A different option for a recluse is a water based one. Humans have been living on the ocean for many hundreds of years — from homes on stilts to floating islands built of reeds, to later day sea faring. The Seasteading movement attempts to elevate it to a grander scale, intriguingly partaking in a type of insurrection during the pandemic. It offers ocean colonisation through a vision of floating cities, free from government intervention as much of the world’s waves are unclaimed by any nation. The development professes to be a solution to over population, rising sea levels and poor governance.

Micronations and the Seasteading movement offer a fascinating insight into a different ideal of living; free it is believed from the rules of modern day society. Feasibly an anarchy. But human nature is such that in order to succeed laws imposed by government, court and the expectations of society need to be replaced with other shared ideals, other styles of governance, a hierarchy. Why? Because political economists to behavioural scientists to philosophers have determined most mortals even in a coterie, need a type of decision making process, a structure to help them proceed and a method to allocate. Where no rules exist humans spontaneously create them. We seem to be hard wired that way. This American Life ran a fascinating podcast about a man who wanted to escape the strictures of society so he gathered a community of fellow idealists to live freely on land he had purchased especially for this purpose. The experiment failed because people wanted organisation; for someone to be in charge and hand out instructions. Idealism without focus and bounds ensued in dis-satisfaction and chaos….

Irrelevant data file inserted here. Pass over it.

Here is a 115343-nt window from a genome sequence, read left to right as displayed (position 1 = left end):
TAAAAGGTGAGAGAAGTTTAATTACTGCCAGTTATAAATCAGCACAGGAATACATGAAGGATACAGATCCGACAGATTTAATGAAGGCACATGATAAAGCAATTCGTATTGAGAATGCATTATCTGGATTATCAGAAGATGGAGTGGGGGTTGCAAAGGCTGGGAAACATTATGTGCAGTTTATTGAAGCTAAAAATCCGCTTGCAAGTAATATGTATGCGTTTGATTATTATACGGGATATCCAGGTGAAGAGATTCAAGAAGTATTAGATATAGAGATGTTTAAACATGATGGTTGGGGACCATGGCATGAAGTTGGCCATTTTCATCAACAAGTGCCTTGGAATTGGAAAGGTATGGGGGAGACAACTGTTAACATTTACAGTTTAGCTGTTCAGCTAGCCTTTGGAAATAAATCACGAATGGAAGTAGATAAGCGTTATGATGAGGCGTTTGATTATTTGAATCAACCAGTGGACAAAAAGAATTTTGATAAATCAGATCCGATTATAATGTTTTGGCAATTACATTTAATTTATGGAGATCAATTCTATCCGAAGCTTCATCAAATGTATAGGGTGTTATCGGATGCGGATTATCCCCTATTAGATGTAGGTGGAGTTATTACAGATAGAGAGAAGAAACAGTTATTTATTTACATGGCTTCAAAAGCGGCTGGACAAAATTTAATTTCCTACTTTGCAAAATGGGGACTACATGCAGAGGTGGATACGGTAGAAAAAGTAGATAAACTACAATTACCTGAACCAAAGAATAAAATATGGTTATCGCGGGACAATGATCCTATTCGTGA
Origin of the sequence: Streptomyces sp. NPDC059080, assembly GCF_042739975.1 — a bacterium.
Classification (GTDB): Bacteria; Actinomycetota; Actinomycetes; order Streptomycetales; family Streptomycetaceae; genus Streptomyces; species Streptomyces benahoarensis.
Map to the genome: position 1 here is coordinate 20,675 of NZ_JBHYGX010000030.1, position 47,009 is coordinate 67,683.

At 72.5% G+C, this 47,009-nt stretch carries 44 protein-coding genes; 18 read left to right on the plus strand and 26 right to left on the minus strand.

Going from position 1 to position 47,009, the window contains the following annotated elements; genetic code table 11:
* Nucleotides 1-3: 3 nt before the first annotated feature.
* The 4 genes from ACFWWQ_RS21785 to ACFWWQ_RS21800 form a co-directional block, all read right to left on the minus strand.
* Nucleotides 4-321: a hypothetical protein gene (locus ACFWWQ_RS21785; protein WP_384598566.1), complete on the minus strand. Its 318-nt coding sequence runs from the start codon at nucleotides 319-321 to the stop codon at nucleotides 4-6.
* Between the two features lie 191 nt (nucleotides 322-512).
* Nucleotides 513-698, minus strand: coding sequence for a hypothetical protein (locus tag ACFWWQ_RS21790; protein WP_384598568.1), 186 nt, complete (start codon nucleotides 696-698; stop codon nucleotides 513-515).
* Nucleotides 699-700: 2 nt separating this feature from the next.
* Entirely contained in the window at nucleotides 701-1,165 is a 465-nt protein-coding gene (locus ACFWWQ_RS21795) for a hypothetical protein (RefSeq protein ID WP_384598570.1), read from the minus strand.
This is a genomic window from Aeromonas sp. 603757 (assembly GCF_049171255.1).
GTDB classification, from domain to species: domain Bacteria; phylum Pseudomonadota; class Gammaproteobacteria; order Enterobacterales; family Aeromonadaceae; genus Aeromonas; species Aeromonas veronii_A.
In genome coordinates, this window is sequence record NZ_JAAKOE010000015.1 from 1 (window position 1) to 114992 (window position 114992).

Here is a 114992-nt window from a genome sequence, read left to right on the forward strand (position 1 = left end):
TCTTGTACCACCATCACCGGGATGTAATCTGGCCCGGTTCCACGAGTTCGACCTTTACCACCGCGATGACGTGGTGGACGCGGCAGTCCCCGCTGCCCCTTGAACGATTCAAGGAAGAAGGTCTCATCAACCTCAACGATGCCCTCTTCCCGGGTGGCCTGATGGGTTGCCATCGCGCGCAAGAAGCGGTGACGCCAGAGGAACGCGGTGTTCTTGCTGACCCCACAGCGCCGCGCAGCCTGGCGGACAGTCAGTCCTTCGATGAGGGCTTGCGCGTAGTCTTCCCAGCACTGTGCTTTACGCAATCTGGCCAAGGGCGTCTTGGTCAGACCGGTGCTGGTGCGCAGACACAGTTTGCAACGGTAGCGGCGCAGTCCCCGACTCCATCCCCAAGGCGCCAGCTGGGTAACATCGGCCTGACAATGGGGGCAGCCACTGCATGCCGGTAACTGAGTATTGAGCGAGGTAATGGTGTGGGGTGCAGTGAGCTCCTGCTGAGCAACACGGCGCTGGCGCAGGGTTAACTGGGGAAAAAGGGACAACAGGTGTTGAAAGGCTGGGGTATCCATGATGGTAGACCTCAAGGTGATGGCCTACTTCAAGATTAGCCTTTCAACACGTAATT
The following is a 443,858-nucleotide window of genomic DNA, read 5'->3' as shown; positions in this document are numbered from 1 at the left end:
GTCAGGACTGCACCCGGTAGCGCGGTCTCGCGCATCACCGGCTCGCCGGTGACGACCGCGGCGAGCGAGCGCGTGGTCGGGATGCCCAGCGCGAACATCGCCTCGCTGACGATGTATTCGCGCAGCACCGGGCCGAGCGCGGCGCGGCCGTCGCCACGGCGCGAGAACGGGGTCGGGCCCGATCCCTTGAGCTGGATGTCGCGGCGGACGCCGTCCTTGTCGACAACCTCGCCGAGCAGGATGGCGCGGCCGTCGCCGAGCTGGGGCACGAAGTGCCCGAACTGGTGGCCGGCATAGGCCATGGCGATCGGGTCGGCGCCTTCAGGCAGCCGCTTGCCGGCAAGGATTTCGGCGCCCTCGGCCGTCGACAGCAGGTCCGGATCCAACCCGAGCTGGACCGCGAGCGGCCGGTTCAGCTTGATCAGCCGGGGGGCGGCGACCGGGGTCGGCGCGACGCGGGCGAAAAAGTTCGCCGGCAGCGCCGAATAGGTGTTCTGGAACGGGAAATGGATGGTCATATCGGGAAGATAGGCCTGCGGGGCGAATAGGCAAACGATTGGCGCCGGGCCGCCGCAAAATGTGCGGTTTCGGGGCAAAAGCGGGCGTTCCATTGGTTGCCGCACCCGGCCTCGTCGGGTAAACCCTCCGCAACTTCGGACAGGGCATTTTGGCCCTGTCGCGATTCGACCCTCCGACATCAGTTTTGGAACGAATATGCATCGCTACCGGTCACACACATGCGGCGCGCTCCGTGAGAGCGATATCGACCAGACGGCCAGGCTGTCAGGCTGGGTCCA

It will be curious to see how this discussion evolves as space and the planets are colonised. Through space law each country has sovereignty on the air space above it and is responsible for what it projects above. Widening our gaze, The Outer Space Treaty of 1967 implemented by the UN stipulates that ‘outer space is not subject to national appropriation by claim of sovereignty, by means of use or occupation, or by any other means’. This implies, the nations who signed cannot own any part of space although private companies or individuals could challenge this assertion. Elon Musk as owner of SpaceX has been quoted as saying ‘No Earth based government has authority or sovereignty over martian activities’ as Mars is a free planet and will follow self governing principles based on good faith. I can see this being a debate that rumbles on.

So where does that leave me. Should I run away to live that simple life or am I simply swapping one rule bound society for another? Where will be most fun and liberating? Perhaps it’s best if I stay put, keep quiet and enjoy my cocktails and wifi — so long as no one else tells me what to do….



Curious Rascal

I'm keen to understand more of the world, people, history, science, making sense of the random because it helps me in life and improves my thinking.